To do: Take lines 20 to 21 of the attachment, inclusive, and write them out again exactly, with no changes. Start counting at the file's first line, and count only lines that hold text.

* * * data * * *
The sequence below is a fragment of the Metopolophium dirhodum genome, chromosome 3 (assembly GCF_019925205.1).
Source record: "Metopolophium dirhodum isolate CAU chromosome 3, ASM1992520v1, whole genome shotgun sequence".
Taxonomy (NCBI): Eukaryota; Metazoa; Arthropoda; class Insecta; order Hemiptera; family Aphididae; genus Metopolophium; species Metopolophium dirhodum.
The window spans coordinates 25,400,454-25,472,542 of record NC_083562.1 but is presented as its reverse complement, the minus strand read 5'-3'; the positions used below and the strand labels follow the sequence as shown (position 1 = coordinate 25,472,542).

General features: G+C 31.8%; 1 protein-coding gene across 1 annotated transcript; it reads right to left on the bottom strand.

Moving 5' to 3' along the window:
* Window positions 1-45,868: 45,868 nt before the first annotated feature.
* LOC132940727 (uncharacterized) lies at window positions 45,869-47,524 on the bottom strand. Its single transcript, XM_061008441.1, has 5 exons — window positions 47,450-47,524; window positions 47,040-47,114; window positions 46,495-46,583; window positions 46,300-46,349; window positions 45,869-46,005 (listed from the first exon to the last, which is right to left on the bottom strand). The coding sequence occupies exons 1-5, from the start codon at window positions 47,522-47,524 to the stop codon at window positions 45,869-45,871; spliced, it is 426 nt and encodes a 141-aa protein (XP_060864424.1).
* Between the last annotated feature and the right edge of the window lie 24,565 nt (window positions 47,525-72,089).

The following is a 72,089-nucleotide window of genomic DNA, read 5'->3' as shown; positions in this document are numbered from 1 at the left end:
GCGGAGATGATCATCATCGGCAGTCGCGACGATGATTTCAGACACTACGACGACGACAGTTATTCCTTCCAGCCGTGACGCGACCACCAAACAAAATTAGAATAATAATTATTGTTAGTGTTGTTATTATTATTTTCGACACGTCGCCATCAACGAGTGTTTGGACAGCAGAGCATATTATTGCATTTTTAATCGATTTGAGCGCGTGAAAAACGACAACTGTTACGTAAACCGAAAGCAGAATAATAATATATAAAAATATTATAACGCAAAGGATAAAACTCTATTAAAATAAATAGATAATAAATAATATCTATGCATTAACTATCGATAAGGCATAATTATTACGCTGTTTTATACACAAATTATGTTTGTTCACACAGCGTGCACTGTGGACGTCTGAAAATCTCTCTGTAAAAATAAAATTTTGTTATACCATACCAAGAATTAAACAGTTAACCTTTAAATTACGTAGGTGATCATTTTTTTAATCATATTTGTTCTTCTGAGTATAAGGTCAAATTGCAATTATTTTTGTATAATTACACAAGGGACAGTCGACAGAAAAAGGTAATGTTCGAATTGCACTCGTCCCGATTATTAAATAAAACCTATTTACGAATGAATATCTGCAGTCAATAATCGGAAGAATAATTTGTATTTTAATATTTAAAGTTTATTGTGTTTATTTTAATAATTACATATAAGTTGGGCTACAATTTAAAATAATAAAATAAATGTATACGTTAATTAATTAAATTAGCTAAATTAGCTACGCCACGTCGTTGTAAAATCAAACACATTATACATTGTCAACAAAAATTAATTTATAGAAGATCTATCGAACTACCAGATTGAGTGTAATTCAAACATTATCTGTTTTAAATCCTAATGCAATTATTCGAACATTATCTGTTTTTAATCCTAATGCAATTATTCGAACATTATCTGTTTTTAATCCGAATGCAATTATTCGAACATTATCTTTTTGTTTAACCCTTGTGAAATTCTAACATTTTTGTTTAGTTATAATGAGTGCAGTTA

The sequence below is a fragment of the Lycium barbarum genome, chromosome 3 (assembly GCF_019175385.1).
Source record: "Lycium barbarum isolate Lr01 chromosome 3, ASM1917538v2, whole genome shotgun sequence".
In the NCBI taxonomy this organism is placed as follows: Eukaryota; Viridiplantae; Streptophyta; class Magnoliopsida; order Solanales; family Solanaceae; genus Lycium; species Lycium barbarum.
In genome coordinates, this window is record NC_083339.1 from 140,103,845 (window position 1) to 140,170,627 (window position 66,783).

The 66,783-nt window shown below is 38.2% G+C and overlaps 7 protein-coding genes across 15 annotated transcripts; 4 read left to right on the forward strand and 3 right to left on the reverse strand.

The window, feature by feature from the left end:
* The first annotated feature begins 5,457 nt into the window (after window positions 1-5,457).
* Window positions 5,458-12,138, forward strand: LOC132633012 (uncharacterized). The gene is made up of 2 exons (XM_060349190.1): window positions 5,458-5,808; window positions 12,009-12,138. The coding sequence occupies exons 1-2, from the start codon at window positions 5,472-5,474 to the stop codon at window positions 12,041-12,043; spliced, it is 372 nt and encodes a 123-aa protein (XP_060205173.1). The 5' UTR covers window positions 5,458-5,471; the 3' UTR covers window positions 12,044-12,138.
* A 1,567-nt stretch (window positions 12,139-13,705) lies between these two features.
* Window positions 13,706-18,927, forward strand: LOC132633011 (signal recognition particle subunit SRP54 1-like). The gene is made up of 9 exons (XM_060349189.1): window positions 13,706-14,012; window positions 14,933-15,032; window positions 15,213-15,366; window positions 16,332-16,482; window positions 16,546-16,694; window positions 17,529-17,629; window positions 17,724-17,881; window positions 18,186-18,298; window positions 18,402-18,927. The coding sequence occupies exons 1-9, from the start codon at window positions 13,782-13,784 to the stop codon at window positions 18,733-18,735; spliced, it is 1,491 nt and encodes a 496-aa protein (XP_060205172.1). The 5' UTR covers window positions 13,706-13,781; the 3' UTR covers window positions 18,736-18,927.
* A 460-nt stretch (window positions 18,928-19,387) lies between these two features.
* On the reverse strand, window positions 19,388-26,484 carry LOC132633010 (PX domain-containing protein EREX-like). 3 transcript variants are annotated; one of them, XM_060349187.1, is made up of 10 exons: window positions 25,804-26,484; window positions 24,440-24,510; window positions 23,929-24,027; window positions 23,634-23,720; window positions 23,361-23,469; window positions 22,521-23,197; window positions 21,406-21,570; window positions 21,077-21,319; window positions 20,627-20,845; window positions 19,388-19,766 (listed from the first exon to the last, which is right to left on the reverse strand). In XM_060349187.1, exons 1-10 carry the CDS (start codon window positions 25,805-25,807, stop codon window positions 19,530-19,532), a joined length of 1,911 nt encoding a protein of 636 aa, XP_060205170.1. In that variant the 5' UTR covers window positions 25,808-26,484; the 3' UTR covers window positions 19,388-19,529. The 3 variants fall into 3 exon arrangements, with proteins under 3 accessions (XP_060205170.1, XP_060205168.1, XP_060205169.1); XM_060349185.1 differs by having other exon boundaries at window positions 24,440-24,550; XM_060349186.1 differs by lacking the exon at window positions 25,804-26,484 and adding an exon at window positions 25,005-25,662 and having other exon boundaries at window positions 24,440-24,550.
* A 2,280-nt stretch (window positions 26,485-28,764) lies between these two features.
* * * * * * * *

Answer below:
* A 1,567-nt stretch (window positions 12,139-13,705) lies between these two features.
* Window positions 13,706-18,927, forward strand: LOC132633011 (signal recognition particle subunit SRP54 1-like). The gene is made up of 9 exons (XM_060349189.1): window positions 13,706-14,012; window positions 14,933-15,032; window positions 15,213-15,366; window positions 16,332-16,482; window positions 16,546-16,694; window positions 17,529-17,629; window positions 17,724-17,881; window positions 18,186-18,298; window positions 18,402-18,927. The coding sequence occupies exons 1-9, from the start codon at window positions 13,782-13,784 to the stop codon at window positions 18,733-18,735; spliced, it is 1,491 nt and encodes a 496-aa protein (XP_060205172.1). The 5' UTR covers window positions 13,706-13,781; the 3' UTR covers window positions 18,736-18,927.